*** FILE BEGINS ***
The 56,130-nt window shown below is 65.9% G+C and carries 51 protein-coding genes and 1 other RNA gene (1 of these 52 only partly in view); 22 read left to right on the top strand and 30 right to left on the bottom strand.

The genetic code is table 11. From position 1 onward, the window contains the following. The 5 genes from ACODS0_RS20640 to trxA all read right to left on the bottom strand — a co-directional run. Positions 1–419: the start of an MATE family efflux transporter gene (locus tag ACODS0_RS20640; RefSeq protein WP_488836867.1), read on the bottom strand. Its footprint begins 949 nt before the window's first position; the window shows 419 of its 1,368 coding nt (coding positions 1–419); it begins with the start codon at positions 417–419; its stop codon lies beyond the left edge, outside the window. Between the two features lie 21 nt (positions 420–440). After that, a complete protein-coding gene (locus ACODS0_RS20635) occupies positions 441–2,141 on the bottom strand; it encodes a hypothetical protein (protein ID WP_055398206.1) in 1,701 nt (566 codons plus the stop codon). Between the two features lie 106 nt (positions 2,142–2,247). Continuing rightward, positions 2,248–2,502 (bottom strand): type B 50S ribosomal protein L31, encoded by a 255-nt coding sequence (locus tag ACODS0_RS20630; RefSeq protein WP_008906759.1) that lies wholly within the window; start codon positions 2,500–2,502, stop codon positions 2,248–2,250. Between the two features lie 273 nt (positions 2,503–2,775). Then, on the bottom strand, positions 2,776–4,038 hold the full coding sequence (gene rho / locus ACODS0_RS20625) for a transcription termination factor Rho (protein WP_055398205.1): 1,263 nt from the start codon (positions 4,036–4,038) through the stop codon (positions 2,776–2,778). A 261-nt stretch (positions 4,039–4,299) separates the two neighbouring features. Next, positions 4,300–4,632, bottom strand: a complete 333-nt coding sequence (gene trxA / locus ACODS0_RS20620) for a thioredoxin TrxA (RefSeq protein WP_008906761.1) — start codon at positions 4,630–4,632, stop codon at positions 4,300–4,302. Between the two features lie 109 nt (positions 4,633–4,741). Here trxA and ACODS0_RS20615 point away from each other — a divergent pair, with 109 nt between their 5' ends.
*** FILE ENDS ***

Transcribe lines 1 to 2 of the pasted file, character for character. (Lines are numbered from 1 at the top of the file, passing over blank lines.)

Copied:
The 56,130-nt window shown below is 65.9% G+C and carries 51 protein-coding genes and 1 other RNA gene (1 of these 52 only partly in view); 22 read left to right on the top strand and 30 right to left on the bottom strand.

The genetic code is table 11. From position 1 onward, the window contains the following. The 5 genes from ACODS0_RS20640 to trxA all read right to left on the bottom strand — a co-directional run. Positions 1–419: the start of an MATE family efflux transporter gene (locus tag ACODS0_RS20640; RefSeq protein WP_488836867.1), read on the bottom strand. Its footprint begins 949 nt before the window's first position; the window shows 419 of its 1,368 coding nt (coding positions 1–419); it begins with the start codon at positions 417–419; its stop codon lies beyond the left edge, outside the window. Between the two features lie 21 nt (positions 420–440). After that, a complete protein-coding gene (locus ACODS0_RS20635) occupies positions 441–2,141 on the bottom strand; it encodes a hypothetical protein (protein ID WP_055398206.1) in 1,701 nt (566 codons plus the stop codon). Between the two features lie 106 nt (positions 2,142–2,247). Continuing rightward, positions 2,248–2,502 (bottom strand): type B 50S ribosomal protein L31, encoded by a 255-nt coding sequence (locus tag ACODS0_RS20630; RefSeq protein WP_008906759.1) that lies wholly within the window; start codon positions 2,500–2,502, stop codon positions 2,248–2,250. Between the two features lie 273 nt (positions 2,503–2,775). Then, on the bottom strand, positions 2,776–4,038 hold the full coding sequence (gene rho / locus ACODS0_RS20625) for a transcription termination factor Rho (protein WP_055398205.1): 1,263 nt from the start codon (positions 4,036–4,038) through the stop codon (positions 2,776–2,778). A 261-nt stretch (positions 4,039–4,299) separates the two neighbouring features. Next, positions 4,300–4,632, bottom strand: a complete 333-nt coding sequence (gene trxA / locus ACODS0_RS20620) for a thioredoxin TrxA (RefSeq protein WP_008906761.1) — start codon at positions 4,630–4,632, stop codon at positions 4,300–4,302. Between the two features lie 109 nt (positions 4,633–4,741). Here trxA and ACODS0_RS20615 point away from each other — a divergent pair, with 109 nt between their 5' ends.